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Re: An Idea to Save Electricity

PostPosted: Thu Oct 01, 2015 11:52 am
by Perry
I'm thinking 50 X 1"-20ft PVC pipe:

$440 (plus tax, minus quantity discount)for 1,000 feet of length. All run in parallel reduces frictional losses compared to any series-parallel combination.

Edit: the heat transfer increases with turbulent flow compared to laminar flow, so it is a bit more complicated to optimize. I think the optimal pipe lengths will also vary depending on whether the system is open loop or closed loop.

Re: An Idea to Save Electricity

PostPosted: Tue Oct 06, 2015 10:28 am
by Perry
Over the weekend I went trail running and paid more attention to the pools at the houses below. Most houses don't have pools, so it's likely that the majority of residential electricity use is AC and not pool heating. Of the houses that do have pools, it's hard to tell from a distance the difference between a solar panel and a solar collector, and house with nothing on the roof: hard to know whether the pool is heated or unheated. I did see one pool that was either navy blue or royal blue, difficult to tell for sure on a cloudy day. I thought it looked nice.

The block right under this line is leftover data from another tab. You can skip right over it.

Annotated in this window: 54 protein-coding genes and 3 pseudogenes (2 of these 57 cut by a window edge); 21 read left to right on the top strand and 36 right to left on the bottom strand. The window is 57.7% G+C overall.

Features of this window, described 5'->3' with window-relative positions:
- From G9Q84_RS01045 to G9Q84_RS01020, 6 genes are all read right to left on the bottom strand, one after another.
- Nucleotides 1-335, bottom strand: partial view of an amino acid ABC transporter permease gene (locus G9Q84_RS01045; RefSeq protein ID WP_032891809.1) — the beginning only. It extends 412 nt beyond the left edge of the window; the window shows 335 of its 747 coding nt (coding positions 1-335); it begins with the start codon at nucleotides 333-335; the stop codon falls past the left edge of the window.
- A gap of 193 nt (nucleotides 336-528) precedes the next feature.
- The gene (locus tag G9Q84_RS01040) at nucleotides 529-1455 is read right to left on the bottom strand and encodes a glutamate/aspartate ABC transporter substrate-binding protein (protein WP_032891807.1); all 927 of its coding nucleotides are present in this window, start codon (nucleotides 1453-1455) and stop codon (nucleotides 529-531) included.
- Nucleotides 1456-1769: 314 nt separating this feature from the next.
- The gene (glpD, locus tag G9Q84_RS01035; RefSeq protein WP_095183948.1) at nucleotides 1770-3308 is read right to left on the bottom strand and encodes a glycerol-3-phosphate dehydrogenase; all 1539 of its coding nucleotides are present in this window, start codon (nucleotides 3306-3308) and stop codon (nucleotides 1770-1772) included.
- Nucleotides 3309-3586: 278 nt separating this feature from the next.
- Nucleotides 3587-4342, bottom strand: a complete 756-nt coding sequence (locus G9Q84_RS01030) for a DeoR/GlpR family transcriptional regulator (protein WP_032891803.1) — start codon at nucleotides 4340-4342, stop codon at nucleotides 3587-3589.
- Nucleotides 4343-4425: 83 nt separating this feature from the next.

Back to the original subject...

According to this site, geothermal heat pumps are about $12,000 to $15,000 for full installation services and $3,500 to $7,500 for DIY route.

I think an air-based system (either open loop or closed loop) can be built on an existing AC system for $1,500 in supplies, going DIY. Found a tube fan for $300 here: ... t-fan.html

And possibly a lower price on 1" by 20' PVC pipe: ... t_id=41045

DIY would be a bit of work, but if someone were to mass produce a system that's somewhat easy to install, that would be affordable to a lot of homeowners because it would pay for itself quickly.